BURBE vs Magulta

July 21, 2017 | Author: Valissa Polig | Category: Complaint, Lawyer, Crime & Justice, Justice, Government
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BURBE VS ATTY. MAGULTA Facts: Magulta decided to represent Burbe in a money claim and a possible civil case for breach of contract against certain parties. Atty Magulta drafted the demand letter and other legal documents needed which Burbe accordingly paid. They failed to secure a settlement but Atty Magulta still suggested to Burbe that they file a complaint and the amount of the filing fee needed was 25,000. Burbe deposited the amount to Atty Magulta and was informed by the attorney that the complaint was already filed in court. Months passed and still there was no notice from the court about the progress of the complaint. Burbe was advised by Atty Magulta to just wait. Burbe, feeling restless, went personally to the court to ask about the complaint’s progress and he found out that there was no record at all of a case filed by Atty Magulta in Burbe’s behalf. Thus, this proceeding against the attorney. Atty Magulta’s defense: All the legal documents including the demand letter were services that Burbe never paid. When Burbe deposited the 25,000, he said that it was for the filing fee but Atty Magulta said that he needed to pay for the acceptance fee first before the filing fee.Burbe agreed, then that the 25,000 were for lawyer’s fees, not for the filing of the complaint. Ruling: IBP: Atty Magulta is to be suspended for one year. It is clear that the 25,000 was for the filing of the complaint and with the deposit, an obligation was created on the part of the attorney to file the complaint within the time frame. The failure of respondent to fulfill this obligation due to his misuse of the filing fees deposited by complainant, and his attempts to cover up this misuse of funds of the client, which caused complainant additional damage and prejudice, constitutes highly dishonest conduct on his part, unbecoming a member of the law profession. The subsequent reimbursement by the respondent of part of the money deposited by complainant for filing fees, does not exculpate the respondent for his misappropriation of said funds. Court’s ruling: AGREE WITH THE IBP. Atty. Magulta violated CANONS 16.1 AND 18.3 of the CPR. VIOLATED 16.01 (in what way): Atty Magulta violated this canon because lawyering is not a business-it is a profession. In failing to apply to the filing fee the amount given by complainant -- as evidenced by the receipt issued by the law office of respondent -- the latter also violated the rule that lawyers must be

scrupulously careful in handling money entrusted to them in their professional capacity. Rule 16.01 of the Code of Professional Responsibility states that lawyers shall hold in trust all moneys of their clients and properties that may come into their possession.Lawyers who convert the funds entrusted to them are in gross violation of professional ethics and are guilty of betrayal of public confidence in the legal profession.It may be true that they have a lien upon the client’s funds, documents and other papers that have lawfully come into their possession; that they may retain them until their lawful fees and disbursements have been paid; and that they may apply such funds to the satisfaction of such fees and disbursements. However, these considerations do not relieve them of their duty to promptly account for the moneys they received. Their failure to do so constitutes professional misconduct.In any event, they must still exert all effort to protect their client’s interest within the bounds of law. VIOLATION OF CANON 18.3 Rule 18.03 of the Code of Professional Responsibility provides that lawyers should not neglect legal matters entrusted to them. Lawyers must exert their best efforts and ability in the prosecution or the defense of the client’s cause. They who perform that duty with diligence and candor not only protect the interests of the client, but also serve the ends of justice. Respondent wants this Court to believe that no lawyer-client relationship existed between him and complainant, because the latter never paid him for services rendered. The former adds that he only drafted the said documents as a personal favor for the kumpadre of one of his partners.We disagree. A lawyer-client relationship was established from the very first moment complainant asked respondent for legal advice regarding the former’s business. To constitute professional employment, it is not essential that the client employed the attorney professionally on any previous occasion. It is not necessary that any retainer be paid, promised, or charged; neither is it material that the attorney consulted did not afterward handle the case for which his service had been sought.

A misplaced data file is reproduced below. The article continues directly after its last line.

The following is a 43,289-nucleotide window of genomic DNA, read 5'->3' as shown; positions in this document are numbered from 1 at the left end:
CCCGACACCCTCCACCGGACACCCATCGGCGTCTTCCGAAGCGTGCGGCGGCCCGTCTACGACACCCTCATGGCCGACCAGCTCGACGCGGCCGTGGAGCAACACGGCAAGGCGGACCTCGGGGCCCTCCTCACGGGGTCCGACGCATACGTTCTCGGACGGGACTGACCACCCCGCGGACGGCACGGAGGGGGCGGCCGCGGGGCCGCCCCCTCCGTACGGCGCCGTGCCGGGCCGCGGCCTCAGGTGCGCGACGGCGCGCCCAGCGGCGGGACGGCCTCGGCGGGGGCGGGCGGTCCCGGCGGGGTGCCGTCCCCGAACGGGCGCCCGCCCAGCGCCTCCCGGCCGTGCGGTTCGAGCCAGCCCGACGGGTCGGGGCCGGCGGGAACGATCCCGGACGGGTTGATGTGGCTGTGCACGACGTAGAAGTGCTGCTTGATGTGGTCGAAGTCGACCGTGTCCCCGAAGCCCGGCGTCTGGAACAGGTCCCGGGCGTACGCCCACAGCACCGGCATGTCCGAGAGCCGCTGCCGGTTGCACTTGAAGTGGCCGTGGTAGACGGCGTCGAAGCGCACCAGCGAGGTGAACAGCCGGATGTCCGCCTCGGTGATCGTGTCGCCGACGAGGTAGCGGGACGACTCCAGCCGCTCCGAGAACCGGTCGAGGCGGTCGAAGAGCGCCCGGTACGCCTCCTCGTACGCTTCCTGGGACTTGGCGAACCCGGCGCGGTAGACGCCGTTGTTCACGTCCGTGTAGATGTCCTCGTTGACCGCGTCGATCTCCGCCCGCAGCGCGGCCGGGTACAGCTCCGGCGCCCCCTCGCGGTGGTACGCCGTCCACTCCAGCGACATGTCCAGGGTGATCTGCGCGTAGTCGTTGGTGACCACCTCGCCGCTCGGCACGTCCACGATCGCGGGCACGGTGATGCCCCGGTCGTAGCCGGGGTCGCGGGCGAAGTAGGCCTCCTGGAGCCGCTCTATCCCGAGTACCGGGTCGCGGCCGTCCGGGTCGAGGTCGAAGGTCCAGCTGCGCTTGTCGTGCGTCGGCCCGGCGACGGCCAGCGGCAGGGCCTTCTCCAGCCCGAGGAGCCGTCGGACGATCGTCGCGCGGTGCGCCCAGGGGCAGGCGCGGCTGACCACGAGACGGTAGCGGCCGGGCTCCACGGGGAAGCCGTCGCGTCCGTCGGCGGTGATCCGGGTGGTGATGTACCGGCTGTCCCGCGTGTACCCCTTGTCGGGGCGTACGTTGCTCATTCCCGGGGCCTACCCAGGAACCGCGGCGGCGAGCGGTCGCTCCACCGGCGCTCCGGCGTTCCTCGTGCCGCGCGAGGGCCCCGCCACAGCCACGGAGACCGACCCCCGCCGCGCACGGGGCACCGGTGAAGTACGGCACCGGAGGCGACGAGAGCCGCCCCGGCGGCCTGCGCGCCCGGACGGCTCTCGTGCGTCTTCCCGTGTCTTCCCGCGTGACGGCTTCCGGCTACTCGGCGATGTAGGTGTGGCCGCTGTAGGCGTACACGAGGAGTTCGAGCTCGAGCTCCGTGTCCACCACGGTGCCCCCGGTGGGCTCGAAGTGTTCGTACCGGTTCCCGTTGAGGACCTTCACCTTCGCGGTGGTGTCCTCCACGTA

(In case Sir asks why he was not disbarred,,(because he was only suspended..The reason is that the power to disbar must be exercised with great caution. Only in a clear case of misconduct that seriously affects the standing and the character of the bar will disbarment be imposed as a penalty.)…

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